So, between those who are skeptical of everything that happened and those who would defend every detail of everything the Pope did, it’s no wonder that the larger questions appear very much up in the air. But as a way to cut through this welter of confusion, and the claims and counterclaims, I’d recommend sticking close to the final text as we have it. As after Vatican II, you will be accused of betraying the “spirit” of the event by citing its actual words, but how else can we know what the synod fathers and the Holy Father intended? Everything else is just someone making up what he thinks the synod did and meant.
Cardinal Walter Kasper, for example, can claim until the Rhine freezes over that his original proposal is in that text. It’s not. You can see for yourself. Look at Paragraphs 85 and 86, the most controversial ones and the ones most voted against by the bishops. The compromise texts walk right up to the edge of his proposal but do not fall over into it.
Indeed, those passages affirm that John Paul II offers the “comprehensive criterion” for how to deal with the divorced and remarried. Even the mention of using the “internal forum” to help people work through their situations speaks of identifying ways that people can advance and grow in their unity with the Church. In other words, change their lives.
The curious thing about efforts to stick first to the facts is that almost no one wants to hear them. The progressives interested in changing Church teaching (while repeatedly saying they are not doing so) are not about to let the truth slow them down.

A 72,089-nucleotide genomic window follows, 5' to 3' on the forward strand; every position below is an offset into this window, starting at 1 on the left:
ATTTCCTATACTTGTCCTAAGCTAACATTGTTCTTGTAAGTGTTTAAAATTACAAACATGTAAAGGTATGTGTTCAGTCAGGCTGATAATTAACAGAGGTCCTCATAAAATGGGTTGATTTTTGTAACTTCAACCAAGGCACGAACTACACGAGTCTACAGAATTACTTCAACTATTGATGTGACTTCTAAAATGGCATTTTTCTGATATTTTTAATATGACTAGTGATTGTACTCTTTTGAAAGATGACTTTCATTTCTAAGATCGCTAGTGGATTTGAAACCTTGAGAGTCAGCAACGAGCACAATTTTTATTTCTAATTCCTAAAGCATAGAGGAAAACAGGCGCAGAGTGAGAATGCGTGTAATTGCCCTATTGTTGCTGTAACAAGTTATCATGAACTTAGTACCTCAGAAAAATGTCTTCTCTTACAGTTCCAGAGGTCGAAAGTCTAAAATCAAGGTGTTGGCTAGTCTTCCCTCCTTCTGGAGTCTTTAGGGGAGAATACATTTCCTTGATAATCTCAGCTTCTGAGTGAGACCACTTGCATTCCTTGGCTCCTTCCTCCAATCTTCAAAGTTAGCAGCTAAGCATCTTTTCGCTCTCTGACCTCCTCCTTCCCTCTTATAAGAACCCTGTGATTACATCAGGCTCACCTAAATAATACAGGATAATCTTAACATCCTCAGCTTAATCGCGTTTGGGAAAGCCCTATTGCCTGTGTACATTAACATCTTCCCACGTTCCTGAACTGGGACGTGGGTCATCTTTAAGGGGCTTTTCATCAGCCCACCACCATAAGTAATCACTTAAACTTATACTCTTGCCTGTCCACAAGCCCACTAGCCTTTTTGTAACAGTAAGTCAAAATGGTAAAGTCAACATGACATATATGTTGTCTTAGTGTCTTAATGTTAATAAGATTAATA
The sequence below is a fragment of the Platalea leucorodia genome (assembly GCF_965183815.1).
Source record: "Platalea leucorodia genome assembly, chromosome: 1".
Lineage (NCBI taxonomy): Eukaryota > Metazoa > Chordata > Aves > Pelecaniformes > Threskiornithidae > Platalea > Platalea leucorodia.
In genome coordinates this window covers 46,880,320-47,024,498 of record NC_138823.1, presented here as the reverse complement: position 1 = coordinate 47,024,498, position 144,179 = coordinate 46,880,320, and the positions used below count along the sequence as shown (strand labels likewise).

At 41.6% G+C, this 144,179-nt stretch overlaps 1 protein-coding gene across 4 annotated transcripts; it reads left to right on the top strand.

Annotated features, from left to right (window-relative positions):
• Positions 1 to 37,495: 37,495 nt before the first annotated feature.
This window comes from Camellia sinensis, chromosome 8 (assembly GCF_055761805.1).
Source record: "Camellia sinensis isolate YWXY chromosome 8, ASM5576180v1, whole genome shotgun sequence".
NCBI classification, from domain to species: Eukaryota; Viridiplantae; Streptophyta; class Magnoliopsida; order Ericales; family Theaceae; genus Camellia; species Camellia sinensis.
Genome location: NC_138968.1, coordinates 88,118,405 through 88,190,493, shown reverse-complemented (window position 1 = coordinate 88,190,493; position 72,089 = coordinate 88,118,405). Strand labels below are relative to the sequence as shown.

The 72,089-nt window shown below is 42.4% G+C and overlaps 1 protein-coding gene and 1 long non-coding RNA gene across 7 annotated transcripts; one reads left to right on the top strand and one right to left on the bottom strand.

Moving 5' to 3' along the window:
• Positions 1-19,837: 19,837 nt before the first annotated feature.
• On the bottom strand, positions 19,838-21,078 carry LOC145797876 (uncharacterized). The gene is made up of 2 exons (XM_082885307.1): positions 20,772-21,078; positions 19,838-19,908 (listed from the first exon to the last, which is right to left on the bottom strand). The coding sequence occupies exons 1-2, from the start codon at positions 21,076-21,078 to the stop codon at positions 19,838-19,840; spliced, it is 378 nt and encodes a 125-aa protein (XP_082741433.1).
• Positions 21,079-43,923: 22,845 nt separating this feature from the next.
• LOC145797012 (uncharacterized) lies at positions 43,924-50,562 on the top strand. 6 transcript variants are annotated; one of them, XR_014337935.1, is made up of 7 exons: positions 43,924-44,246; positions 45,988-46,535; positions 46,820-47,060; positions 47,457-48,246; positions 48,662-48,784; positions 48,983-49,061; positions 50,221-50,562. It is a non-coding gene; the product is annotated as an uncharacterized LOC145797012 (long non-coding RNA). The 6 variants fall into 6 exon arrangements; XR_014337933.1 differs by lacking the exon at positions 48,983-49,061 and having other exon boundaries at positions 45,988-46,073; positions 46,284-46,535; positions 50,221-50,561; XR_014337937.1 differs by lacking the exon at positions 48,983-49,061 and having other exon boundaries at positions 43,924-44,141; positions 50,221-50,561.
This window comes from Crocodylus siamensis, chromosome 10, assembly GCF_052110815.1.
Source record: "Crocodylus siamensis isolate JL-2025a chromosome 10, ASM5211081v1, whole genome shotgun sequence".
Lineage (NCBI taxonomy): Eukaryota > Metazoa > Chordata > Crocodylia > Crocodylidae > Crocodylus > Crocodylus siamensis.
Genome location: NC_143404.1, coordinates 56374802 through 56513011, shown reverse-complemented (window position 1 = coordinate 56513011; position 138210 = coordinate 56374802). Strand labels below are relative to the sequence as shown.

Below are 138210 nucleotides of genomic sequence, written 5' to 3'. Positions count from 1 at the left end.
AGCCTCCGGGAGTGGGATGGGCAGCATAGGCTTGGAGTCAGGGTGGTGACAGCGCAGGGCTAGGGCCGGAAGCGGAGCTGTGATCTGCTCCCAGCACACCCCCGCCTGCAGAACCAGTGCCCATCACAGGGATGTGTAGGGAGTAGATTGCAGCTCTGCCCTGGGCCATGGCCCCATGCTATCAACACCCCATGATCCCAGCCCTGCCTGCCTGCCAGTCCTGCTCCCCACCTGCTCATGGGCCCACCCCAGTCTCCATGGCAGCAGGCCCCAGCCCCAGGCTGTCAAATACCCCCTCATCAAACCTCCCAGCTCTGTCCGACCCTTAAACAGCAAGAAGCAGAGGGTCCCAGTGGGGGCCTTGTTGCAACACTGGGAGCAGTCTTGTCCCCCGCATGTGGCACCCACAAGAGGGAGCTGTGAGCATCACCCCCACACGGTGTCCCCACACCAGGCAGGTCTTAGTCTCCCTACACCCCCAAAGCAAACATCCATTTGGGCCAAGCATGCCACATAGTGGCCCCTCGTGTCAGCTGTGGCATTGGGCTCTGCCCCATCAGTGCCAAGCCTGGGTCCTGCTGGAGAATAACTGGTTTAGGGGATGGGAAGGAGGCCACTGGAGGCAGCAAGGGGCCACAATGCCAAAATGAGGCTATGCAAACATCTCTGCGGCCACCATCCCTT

Archbishop Charles Chaput got in the best line about this early in the synod: It’s like a man telling his wife repeatedly that he would never cheat on her — when the subject had never been brought up. After the third or fourth time, the wife would be justified in wondering whether something was going on.
But the same has often been true of faithful Catholics, justifiably worried about the static that emanated from the synod. We had Panamanian Cardinal Jose Luiz Lacunza suggest that the Church go back to Moses (implication: Abandon Christ’s teaching and 2,000 years of Church history) on divorce. And Chicago Archbishop Blase Cupich made strong claims in a personal press conference that people’s consciences had to be respected, and they had to be treated “like adults.” (As if they haven’t been earlier. He later claimed his words had been misunderstood.)